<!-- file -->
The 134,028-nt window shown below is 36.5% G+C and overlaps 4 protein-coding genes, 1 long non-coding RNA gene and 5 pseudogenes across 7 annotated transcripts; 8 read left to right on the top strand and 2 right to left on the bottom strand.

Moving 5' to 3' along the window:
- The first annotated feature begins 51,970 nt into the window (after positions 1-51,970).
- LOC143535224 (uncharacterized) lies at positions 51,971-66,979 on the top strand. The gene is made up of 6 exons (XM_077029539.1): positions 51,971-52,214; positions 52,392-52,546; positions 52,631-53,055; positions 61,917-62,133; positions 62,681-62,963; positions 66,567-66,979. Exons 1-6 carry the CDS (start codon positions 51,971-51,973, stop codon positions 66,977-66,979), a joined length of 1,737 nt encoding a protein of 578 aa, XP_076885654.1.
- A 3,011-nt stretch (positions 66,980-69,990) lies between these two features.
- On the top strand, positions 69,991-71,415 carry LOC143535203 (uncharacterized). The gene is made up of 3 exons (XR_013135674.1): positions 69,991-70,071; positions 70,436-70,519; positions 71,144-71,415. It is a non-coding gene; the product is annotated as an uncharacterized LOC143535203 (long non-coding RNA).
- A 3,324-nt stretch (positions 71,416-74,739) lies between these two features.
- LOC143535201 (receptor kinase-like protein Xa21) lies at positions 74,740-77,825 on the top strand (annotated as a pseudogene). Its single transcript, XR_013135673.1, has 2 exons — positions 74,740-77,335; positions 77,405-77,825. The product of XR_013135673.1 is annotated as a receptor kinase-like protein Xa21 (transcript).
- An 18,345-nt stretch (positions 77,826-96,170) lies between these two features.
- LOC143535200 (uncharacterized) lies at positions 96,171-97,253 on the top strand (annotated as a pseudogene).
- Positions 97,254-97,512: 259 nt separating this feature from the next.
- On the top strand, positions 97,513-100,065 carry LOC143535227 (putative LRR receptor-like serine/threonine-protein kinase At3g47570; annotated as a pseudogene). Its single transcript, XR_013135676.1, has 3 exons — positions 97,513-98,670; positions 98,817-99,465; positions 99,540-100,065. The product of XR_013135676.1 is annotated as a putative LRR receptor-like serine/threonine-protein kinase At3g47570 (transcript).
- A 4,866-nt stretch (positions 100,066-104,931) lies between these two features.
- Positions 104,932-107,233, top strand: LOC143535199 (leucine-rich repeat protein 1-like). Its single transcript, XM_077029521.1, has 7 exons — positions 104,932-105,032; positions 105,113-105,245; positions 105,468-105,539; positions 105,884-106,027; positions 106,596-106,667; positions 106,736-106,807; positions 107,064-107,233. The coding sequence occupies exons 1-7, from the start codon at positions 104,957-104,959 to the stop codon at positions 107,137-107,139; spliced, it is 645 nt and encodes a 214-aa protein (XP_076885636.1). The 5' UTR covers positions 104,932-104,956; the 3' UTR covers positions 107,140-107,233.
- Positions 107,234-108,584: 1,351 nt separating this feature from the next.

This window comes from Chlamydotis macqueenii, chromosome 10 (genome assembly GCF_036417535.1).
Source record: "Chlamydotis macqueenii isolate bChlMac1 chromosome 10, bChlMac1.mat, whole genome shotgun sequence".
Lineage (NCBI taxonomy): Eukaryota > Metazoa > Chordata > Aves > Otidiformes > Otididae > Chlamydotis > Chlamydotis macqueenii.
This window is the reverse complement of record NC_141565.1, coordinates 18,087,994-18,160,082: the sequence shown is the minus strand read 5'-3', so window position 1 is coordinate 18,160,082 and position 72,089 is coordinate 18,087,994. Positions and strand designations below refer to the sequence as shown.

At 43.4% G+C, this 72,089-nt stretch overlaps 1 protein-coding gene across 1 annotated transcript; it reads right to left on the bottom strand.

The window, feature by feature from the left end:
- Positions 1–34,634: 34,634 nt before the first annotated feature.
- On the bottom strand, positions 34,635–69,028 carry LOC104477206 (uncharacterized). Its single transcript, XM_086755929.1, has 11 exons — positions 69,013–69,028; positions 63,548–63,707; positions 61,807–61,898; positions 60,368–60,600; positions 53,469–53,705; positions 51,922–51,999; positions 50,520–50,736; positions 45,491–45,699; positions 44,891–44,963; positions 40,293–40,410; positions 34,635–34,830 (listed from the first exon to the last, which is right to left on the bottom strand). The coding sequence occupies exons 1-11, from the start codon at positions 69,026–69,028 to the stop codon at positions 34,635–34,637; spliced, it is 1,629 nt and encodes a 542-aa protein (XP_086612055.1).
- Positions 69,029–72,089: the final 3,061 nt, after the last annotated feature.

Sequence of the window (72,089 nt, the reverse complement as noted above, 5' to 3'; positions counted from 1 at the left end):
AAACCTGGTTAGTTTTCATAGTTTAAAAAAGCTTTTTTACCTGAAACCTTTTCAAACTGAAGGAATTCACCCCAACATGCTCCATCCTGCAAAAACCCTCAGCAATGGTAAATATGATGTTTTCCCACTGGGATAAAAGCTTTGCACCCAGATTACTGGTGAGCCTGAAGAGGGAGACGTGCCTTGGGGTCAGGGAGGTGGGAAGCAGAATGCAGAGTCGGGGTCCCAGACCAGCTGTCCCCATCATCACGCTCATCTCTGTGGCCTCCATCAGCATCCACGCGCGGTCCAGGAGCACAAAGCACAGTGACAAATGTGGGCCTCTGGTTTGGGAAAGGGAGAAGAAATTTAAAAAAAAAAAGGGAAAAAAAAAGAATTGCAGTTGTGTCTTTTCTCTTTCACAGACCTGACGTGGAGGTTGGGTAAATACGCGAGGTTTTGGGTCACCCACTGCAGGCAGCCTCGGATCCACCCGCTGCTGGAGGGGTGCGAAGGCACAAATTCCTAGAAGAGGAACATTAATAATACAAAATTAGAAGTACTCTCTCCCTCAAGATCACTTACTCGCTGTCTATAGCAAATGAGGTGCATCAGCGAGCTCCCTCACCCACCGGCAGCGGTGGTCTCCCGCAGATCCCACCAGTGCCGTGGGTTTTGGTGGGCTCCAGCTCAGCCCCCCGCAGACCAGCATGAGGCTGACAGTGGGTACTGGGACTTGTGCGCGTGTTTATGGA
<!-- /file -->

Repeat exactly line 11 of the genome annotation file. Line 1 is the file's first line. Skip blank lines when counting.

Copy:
- Positions 97,254-97,512: 259 nt separating this feature from the next.